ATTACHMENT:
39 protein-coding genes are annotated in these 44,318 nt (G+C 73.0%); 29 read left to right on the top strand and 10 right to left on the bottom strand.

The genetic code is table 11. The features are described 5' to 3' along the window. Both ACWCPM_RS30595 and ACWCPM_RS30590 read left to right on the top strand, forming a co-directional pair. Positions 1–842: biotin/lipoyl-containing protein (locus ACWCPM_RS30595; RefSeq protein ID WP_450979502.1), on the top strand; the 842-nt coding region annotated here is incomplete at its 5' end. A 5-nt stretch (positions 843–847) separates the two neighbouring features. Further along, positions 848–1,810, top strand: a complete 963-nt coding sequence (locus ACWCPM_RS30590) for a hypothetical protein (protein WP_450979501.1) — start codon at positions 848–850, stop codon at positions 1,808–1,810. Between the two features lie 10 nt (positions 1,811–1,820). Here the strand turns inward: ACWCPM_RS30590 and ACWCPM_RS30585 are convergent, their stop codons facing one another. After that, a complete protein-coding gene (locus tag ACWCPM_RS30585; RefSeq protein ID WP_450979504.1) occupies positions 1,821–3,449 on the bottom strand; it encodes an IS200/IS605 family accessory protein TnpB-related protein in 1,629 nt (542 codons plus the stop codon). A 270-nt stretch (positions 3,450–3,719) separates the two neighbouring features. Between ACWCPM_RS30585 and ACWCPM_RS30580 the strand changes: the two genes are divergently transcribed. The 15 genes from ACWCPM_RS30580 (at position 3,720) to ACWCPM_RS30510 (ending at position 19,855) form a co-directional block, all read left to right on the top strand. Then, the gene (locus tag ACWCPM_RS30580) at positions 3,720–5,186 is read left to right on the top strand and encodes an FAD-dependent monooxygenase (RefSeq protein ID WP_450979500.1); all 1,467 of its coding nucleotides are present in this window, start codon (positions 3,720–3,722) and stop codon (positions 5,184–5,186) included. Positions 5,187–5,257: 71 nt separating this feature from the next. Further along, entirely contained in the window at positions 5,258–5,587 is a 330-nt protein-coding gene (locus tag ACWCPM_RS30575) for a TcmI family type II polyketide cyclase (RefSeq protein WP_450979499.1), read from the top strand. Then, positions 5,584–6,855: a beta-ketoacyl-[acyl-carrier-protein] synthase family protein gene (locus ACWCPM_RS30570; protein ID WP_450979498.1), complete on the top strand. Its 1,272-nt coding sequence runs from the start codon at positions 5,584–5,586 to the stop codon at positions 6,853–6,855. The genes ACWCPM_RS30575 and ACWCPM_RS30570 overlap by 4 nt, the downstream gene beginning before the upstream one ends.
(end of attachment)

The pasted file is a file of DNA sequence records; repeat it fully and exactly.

39 protein-coding genes are annotated in these 44,318 nt (G+C 73.0%); 29 read left to right on the top strand and 10 right to left on the bottom strand.

The genetic code is table 11. The features are described 5' to 3' along the window. Both ACWCPM_RS30595 and ACWCPM_RS30590 read left to right on the top strand, forming a co-directional pair. Positions 1–842: biotin/lipoyl-containing protein (locus ACWCPM_RS30595; RefSeq protein ID WP_450979502.1), on the top strand; the 842-nt coding region annotated here is incomplete at its 5' end. A 5-nt stretch (positions 843–847) separates the two neighbouring features. Further along, positions 848–1,810, top strand: a complete 963-nt coding sequence (locus ACWCPM_RS30590) for a hypothetical protein (protein WP_450979501.1) — start codon at positions 848–850, stop codon at positions 1,808–1,810. Between the two features lie 10 nt (positions 1,811–1,820). Here the strand turns inward: ACWCPM_RS30590 and ACWCPM_RS30585 are convergent, their stop codons facing one another. After that, a complete protein-coding gene (locus tag ACWCPM_RS30585; RefSeq protein ID WP_450979504.1) occupies positions 1,821–3,449 on the bottom strand; it encodes an IS200/IS605 family accessory protein TnpB-related protein in 1,629 nt (542 codons plus the stop codon). A 270-nt stretch (positions 3,450–3,719) separates the two neighbouring features. Between ACWCPM_RS30585 and ACWCPM_RS30580 the strand changes: the two genes are divergently transcribed. The 15 genes from ACWCPM_RS30580 (at position 3,720) to ACWCPM_RS30510 (ending at position 19,855) form a co-directional block, all read left to right on the top strand. Then, the gene (locus tag ACWCPM_RS30580) at positions 3,720–5,186 is read left to right on the top strand and encodes an FAD-dependent monooxygenase (RefSeq protein ID WP_450979500.1); all 1,467 of its coding nucleotides are present in this window, start codon (positions 3,720–3,722) and stop codon (positions 5,184–5,186) included. Positions 5,187–5,257: 71 nt separating this feature from the next. Further along, entirely contained in the window at positions 5,258–5,587 is a 330-nt protein-coding gene (locus tag ACWCPM_RS30575) for a TcmI family type II polyketide cyclase (RefSeq protein WP_450979499.1), read from the top strand. Then, positions 5,584–6,855: a beta-ketoacyl-[acyl-carrier-protein] synthase family protein gene (locus ACWCPM_RS30570; protein ID WP_450979498.1), complete on the top strand. Its 1,272-nt coding sequence runs from the start codon at positions 5,584–5,586 to the stop codon at positions 6,853–6,855. The genes ACWCPM_RS30575 and ACWCPM_RS30570 overlap by 4 nt, the downstream gene beginning before the upstream one ends.